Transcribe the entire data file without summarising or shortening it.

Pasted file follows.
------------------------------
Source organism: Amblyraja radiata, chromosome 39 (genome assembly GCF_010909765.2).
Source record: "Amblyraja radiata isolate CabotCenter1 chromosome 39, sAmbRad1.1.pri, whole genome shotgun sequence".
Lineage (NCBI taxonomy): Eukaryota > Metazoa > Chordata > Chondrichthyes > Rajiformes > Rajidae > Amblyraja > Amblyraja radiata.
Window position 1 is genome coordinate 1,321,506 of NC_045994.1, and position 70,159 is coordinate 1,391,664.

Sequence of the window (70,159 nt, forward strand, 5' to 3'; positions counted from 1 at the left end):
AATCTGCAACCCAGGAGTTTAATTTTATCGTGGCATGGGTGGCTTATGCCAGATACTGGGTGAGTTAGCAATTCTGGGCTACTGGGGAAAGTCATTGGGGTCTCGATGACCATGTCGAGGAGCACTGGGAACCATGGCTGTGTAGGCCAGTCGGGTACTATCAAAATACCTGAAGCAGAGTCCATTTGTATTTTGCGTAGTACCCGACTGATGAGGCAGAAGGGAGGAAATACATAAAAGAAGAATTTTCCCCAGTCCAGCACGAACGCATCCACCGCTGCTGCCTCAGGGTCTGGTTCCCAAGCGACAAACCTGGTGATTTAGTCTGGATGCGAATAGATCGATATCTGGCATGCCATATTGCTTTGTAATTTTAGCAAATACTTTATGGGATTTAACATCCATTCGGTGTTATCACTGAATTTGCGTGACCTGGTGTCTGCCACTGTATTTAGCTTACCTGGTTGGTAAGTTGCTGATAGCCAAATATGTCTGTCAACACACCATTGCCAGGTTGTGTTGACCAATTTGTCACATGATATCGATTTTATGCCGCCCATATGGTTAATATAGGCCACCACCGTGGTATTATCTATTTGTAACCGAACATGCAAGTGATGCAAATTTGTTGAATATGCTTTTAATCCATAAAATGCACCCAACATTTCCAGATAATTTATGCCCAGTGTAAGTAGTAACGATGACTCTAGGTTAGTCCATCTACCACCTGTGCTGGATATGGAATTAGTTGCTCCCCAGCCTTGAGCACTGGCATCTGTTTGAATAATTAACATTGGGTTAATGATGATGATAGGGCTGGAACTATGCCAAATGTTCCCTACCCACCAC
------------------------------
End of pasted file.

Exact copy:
Source organism: Amblyraja radiata, chromosome 39 (genome assembly GCF_010909765.2).
Source record: "Amblyraja radiata isolate CabotCenter1 chromosome 39, sAmbRad1.1.pri, whole genome shotgun sequence".
Lineage (NCBI taxonomy): Eukaryota > Metazoa > Chordata > Chondrichthyes > Rajiformes > Rajidae > Amblyraja > Amblyraja radiata.
Window position 1 is genome coordinate 1,321,506 of NC_045994.1, and position 70,159 is coordinate 1,391,664.

Sequence of the window (70,159 nt, forward strand, 5' to 3'; positions counted from 1 at the left end):
AATCTGCAACCCAGGAGTTTAATTTTATCGTGGCATGGGTGGCTTATGCCAGATACTGGGTGAGTTAGCAATTCTGGGCTACTGGGGAAAGTCATTGGGGTCTCGATGACCATGTCGAGGAGCACTGGGAACCATGGCTGTGTAGGCCAGTCGGGTACTATCAAAATACCTGAAGCAGAGTCCATTTGTATTTTGCGTAGTACCCGACTGATGAGGCAGAAGGGAGGAAATACATAAAAGAAGAATTTTCCCCAGTCCAGCACGAACGCATCCACCGCTGCTGCCTCAGGGTCTGGTTCCCAAGCGACAAACCTGGTGATTTAGTCTGGATGCGAATAGATCGATATCTGGCATGCCATATTGCTTTGTAATTTTAGCAAATACTTTATGGGATTTAACATCCATTCGGTGTTATCACTGAATTTGCGTGACCTGGTGTCTGCCACTGTATTTAGCTTACCTGGTTGGTAAGTTGCTGATAGCCAAATATGTCTGTCAACACACCATTGCCAGGTTGTGTTGACCAATTTGTCACATGATATCGATTTTATGCCGCCCATATGGTTAATATAGGCCACCACCGTGGTATTATCTATTTGTAACCGAACATGCAAGTGATGCAAATTTGTTGAATATGCTTTTAATCCATAAAATGCACCCAACATTTCCAGATAATTTATGCCCAGTGTAAGTAGTAACGATGACTCTAGGTTAGTCCATCTACCACCTGTGCTGGATATGGAATTAGTTGCTCCCCAGCCTTGAGCACTGGCATCTGTTTGAATAATTAACATTGGGTTAATGATGATGATAGGGCTGGAACTATGCCAAATGTTCCCTACCCACCAC